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Case Law Details

Case Name : Rainbow Stones Private Limited Vs Assistant Commissioner (ST)(FAC) (Madras high court)
Appeal Number : W.P. No. 4510 of 2024
Date of Judgement/Order : 26/02/2024
Related Assessment Year :

Rainbow Stones Private Limited Vs Assistant Commissioner (ST)(FAC) (Madras High Court)

Introduction: In a significant ruling, the Madras High Court quashed a GST assessment order issued on 31.12.2023 against Rainbow Stones Private Limited, highlighting the critical importance of reasoned judgments in tax assessments. The case revolved around discrepancies between the Input Tax Credit (ITC) claimed under GSTR-3B and that reflected in GSTR-2A, as well as differences between ITC declared in GSTR-9 and reported in GSTR-3B.

Detailed Analysis: The petitioner, Rainbow Stones Private Limited, challenged the assessment order primarily on the grounds that it was unreasoned. After receiving a show cause notice based on an audit report by State GST officials, the petitioner submitted a detailed reply. However, the assessment order merely stated that the petitioner’s reply was not acceptable, without providing any reasoning for such rejection.

The Madras High Court, upon reviewing the impugned order, noted that the assessing officer failed to provide reasons for rejecting the petitioner’s explanations regarding the alleged discrepancies in ITC claims. The court underscored the absence of reasoning in at least four issues addressed in the order. By illustrating with issue no.1, the court demonstrated how the assessing officer merely acknowledged the petitioner’s reply without explaining why it was deemed unacceptable.

The lack of detailed reasoning in the assessment order was deemed sufficient grounds for interference by the court. The judgment emphasized the necessity of providing a reasoned order, especially in cases involving tax assessments where discrepancies in ITC claims are in question.

Conclusion: The Madras High Court’s decision to quash the GST assessment order issued against Rainbow Stones Private Limited underscores the judiciary’s insistence on transparency and detailed reasoning in administrative decisions. This ruling sets a precedent for tax authorities, reminding them of the importance of articulating clear reasons in their orders, particularly when rejecting a taxpayer’s explanations or claims. The case reaffirms the principle of natural justice and the right of taxpayers to understand the rationale behind adverse decisions affecting their tax liabilities. The court’s directive to issue a fresh reasoned order after providing the petitioner a reasonable opportunity for a personal hearing further emphasizes the critical role of due process in tax assessments.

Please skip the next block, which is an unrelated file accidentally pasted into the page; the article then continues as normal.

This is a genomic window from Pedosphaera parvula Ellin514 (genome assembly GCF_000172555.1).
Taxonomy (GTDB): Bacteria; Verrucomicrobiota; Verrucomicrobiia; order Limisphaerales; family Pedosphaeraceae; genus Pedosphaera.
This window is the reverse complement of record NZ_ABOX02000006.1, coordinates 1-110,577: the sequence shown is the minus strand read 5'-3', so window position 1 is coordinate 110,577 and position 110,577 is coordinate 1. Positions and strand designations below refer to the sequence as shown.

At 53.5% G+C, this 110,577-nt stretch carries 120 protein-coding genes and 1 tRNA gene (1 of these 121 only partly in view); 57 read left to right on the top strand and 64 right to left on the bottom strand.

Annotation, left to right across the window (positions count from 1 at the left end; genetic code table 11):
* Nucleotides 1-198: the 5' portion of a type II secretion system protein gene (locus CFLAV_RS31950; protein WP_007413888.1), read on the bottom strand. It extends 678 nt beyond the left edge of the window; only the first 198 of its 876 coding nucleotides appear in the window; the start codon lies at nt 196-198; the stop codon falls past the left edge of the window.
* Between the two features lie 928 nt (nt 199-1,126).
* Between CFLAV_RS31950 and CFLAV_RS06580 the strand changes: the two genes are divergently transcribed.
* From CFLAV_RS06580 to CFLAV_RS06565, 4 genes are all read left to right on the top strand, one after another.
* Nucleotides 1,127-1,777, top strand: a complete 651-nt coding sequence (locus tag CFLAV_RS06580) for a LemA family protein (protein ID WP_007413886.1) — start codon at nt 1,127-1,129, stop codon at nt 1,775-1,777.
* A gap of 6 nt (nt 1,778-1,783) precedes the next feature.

An assessment order dated 31.12.2023 is assailed primarily on that ground such order is unreasoned. The petitioner is a registered person under applicable GST laws. Pursuant to an audit by a State GST officials, an audit report was issued on 29.09.2023. Thereafter, upon receipt of a show cause notice on 29.09.2023, the petitioner issued a reply dated 21.12.2023. The order impugned herein came to be issued thereafter on 31.12.2023.

2. Learned counsel for the petitioner invited my attention to the impugned order. With specific reference to the discussion therein on the claim arising out of alleged difference between the Input Tax Credit (ITC) claimed under GSTR 3B and that reflected in GSTR 2A, he pointed out that the assessing officer merely recorded that such reply is not acceptable. By also referring to the conclusion with regard to the alleged difference between ITC declared in GSTR 9 and that reported in GSTR 3B, learned counsel submits that similar unreasoned findings were recorded.

3. K.Vasanthamala, learned Government Advocate, appears on behalf of the respondent. She submits that the impugned order was issued after adhering to principles of natural justice in as much as it was preceded by a show cause notice and the petitioner’s reply thereto was considered.

4. The findings in respect of at least four issues, namely issue no.1, issue no.3, issue no.4 and issue no.5 are identical. By way of illustration, the findings recorded in respect of issue no.1 are set out below:

“The dealers reply and conclusion of the proper officer:

The dealer had given the detailed reply on: 21.12.2023 against SCN issued in DRC-01 regarding this aspect, thus the dealer have refused the defects raised by the proper officer and is not acceptable. Hence, the proposed levy of tax, interest, and penalty is confirmed.”

5. The above extract reveals that the assessing officer merely referred to the reply dated 21.12.2023 to the show cause notice and recorded that the reply is not acceptable. On that basis, the proposed levy of tax, interest and penalty was confirmed. The said findings clearly do not contain any reasons for rejecting the petitioner’s reply and for confirming the proposed levy of tax, interest and penalty notwithstanding such reply. Therefore, the impugned order, which is completely unreasoned, calls for interference.

6. For reasons set out above, W.P.No.4510 of 2024 is allowed by quashing the impugned assessment order dated 31.12.2023. As a corollary, the matter is remanded for re-consideration. The respondent is directed to provide a reasonable opportunity to the petitioner, including a personal hearing, and thereafter issue a fresh reasoned order within a maximum period of two months from the date of receipt of a copy of this order. No costs. Consequently, W.M.P.Nos.4872 and 4875 of 2024 are closed.

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April 2024